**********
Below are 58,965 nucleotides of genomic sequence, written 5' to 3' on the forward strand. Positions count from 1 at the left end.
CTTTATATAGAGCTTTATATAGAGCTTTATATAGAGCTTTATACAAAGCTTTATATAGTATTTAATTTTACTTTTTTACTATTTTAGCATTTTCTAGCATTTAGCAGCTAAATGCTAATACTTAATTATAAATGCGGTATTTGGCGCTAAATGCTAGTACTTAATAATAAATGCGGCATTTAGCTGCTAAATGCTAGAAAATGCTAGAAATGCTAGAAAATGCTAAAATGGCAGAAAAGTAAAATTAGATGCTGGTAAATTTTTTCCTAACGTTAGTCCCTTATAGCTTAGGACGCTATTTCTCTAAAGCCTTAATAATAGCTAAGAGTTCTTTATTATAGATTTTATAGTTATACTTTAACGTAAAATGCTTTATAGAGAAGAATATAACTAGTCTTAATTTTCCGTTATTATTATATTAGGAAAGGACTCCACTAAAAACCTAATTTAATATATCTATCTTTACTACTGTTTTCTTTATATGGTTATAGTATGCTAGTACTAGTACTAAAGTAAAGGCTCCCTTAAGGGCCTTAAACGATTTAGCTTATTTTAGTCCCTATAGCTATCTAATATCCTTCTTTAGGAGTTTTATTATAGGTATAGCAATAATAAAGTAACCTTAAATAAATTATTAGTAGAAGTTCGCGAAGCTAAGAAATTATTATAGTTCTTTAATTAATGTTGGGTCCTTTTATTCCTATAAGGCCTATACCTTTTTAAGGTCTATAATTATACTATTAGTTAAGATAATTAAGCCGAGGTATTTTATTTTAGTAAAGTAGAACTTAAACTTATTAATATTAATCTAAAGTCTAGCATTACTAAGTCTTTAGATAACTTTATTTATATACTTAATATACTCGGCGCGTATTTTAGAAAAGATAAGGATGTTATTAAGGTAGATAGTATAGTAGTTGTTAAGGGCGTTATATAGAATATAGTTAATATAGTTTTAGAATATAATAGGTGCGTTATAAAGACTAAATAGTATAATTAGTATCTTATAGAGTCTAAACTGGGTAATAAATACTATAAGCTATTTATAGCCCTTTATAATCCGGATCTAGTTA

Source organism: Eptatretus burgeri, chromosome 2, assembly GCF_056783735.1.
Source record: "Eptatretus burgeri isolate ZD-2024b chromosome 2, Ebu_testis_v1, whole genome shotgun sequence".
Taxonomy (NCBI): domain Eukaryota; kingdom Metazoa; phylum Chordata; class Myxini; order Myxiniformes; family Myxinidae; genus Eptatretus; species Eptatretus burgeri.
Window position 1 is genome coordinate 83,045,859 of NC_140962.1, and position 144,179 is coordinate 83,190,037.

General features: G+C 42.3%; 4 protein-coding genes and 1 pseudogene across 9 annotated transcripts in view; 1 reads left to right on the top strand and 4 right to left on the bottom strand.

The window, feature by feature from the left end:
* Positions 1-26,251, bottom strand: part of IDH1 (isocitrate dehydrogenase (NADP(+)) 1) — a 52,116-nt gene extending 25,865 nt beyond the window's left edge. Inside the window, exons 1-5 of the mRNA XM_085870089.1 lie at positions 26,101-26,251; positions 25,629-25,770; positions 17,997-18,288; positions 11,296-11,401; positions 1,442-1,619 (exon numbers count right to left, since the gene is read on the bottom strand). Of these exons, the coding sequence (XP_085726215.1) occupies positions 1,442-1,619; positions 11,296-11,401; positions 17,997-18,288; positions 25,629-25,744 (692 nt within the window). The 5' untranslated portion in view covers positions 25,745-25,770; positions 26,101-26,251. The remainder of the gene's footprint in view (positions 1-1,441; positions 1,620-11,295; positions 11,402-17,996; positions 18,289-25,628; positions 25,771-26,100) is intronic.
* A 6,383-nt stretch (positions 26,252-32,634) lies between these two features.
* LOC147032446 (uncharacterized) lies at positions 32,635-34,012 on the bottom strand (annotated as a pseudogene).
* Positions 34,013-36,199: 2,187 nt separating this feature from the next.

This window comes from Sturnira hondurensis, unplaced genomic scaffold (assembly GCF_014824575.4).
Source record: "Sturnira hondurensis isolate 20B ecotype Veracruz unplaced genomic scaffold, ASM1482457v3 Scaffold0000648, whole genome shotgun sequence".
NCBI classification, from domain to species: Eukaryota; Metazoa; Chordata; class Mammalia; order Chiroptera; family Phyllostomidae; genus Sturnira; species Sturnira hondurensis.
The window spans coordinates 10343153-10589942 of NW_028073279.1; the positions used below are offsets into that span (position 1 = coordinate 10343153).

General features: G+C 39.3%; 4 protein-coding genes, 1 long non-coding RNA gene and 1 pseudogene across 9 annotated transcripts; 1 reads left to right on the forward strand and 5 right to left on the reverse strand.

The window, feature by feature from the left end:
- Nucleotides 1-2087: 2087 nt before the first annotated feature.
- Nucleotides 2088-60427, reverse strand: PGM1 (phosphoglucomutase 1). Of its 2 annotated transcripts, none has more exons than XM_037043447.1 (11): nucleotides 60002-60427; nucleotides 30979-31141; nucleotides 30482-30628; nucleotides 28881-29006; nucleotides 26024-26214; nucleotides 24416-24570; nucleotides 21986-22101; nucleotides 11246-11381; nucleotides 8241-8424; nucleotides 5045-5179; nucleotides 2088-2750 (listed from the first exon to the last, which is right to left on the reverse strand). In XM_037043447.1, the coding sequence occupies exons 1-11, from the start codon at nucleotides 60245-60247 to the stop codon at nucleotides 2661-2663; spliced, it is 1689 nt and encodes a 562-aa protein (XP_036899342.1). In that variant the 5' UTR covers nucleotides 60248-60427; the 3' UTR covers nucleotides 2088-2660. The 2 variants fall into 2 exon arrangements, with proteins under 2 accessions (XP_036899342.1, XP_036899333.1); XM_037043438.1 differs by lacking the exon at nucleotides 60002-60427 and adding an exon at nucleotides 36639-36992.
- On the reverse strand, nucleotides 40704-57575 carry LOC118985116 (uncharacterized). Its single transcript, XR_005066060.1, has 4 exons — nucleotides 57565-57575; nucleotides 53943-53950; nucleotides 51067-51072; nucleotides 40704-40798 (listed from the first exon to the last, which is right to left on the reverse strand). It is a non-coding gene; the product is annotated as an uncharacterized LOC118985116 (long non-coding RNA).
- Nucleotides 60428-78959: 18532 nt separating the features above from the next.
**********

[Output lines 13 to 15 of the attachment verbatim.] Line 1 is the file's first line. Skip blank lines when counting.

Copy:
This window comes from Sturnira hondurensis, unplaced genomic scaffold (assembly GCF_014824575.4).
Source record: "Sturnira hondurensis isolate 20B ecotype Veracruz unplaced genomic scaffold, ASM1482457v3 Scaffold0000648, whole genome shotgun sequence".
NCBI classification, from domain to species: Eukaryota; Metazoa; Chordata; class Mammalia; order Chiroptera; family Phyllostomidae; genus Sturnira; species Sturnira hondurensis.